- Work with your trainer to develop an exercise program that addresses both cardiovascular and musculoskeletal fitness. Musculoskeletal fitness takes much longer to develop, and a gradual work up to a performance goal is key. Working your horse on different types of footing also helps to develop suspensory-ligament strength. Trail rides or variations in footings at home can help prepare a horse for a new footing at a show.
- Be careful to avoid overtraining. Once a horse has achieved fitness, he takes surprisingly little work to maintain himself. A high number of repetitions of specific athletic tasks over short periods of time promote injuries because the suspensory ligament accumulates damage with insufficient time for the horse’s body to repair it. If a horse has mastered the intended level of a specific task on a training day, consider moving to another task rather than repeating the same task multiple times on that day. The musculoskeletal system of horses responds optimally to the level of the task achieved, not the number of times that the task was performed.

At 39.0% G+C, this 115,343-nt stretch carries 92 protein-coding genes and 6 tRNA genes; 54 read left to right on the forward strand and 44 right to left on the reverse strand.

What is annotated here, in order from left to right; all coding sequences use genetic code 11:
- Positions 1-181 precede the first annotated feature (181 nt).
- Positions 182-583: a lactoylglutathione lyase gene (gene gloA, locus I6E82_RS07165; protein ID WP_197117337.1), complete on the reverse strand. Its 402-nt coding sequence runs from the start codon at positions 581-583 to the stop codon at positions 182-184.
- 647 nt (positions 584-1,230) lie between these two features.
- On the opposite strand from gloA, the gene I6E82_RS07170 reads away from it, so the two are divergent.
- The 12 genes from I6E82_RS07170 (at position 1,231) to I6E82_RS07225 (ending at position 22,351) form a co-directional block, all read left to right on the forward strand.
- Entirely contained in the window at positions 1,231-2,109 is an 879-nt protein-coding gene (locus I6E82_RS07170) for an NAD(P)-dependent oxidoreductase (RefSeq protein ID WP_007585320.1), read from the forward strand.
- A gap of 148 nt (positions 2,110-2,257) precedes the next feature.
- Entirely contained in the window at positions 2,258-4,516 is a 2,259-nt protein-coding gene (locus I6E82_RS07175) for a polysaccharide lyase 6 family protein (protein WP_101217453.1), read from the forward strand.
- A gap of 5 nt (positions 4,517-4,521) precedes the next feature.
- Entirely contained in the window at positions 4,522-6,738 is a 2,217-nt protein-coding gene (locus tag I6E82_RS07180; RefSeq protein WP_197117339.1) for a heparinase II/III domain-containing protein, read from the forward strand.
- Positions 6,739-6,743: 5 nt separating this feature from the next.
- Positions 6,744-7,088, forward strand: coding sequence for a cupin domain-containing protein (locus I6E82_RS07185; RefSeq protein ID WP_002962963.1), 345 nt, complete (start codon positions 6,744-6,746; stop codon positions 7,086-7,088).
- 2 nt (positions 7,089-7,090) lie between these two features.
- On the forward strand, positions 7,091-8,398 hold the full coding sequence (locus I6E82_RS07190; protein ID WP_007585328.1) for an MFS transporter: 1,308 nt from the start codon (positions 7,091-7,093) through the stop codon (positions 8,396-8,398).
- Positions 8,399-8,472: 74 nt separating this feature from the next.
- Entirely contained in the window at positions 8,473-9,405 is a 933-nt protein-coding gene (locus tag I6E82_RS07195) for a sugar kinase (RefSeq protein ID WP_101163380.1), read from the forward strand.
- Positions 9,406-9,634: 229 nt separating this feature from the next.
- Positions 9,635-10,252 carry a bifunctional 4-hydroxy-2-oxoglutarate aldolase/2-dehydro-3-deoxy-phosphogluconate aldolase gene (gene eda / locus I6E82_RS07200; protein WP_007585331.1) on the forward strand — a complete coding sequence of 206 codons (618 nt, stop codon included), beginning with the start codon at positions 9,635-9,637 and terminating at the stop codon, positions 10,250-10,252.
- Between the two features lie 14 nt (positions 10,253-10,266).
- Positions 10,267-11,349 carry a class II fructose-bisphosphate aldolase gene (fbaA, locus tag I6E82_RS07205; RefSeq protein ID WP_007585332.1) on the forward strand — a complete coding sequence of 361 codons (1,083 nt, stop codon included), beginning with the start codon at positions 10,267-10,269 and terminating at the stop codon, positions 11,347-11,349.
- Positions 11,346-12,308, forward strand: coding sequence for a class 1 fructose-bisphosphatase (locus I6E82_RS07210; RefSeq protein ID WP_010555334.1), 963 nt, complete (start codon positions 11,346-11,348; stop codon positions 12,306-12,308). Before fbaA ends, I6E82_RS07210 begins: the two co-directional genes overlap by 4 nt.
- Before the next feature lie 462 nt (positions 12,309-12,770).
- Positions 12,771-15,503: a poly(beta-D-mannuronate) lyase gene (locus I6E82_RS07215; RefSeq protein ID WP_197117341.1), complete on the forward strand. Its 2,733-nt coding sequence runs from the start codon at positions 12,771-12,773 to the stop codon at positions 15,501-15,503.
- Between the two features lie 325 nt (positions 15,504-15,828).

- Work with your veterinarian to identify any soundness issues that might predispose your horse to suspensory overload. Front heel pain and excessive fetlock drop are two problems that can overload the suspensory apparatus. Ask your veterinarian to demonstrate ligament palpation so that you can develop the skills to monitor your horse daily before and after work and note subtle changes in thickness or sensitivity.
- Provide your horse with a nutritional program that meets vitamin and mineral requirements and allows the horse to maintain a lean and athletic build. Horses that are overweight will overload musculoskeletal structures that function in shock absorption.
- Schedule a regular shoeing interval to maintain hoof−pastern angle, toe length and medial−lateral balance. As the toe gets longer, greater force is applied to the suspensory ligament during weight-bearing. If the heel is too long, fetlock drop (overextension) is augmented.
- If you notice a little swelling, some heat or a slight lameness—stop, look and evaluate. If your horse is not traveling or performing well on a given day, take time to check things out and involve your veterinarian if the problem does not resolve.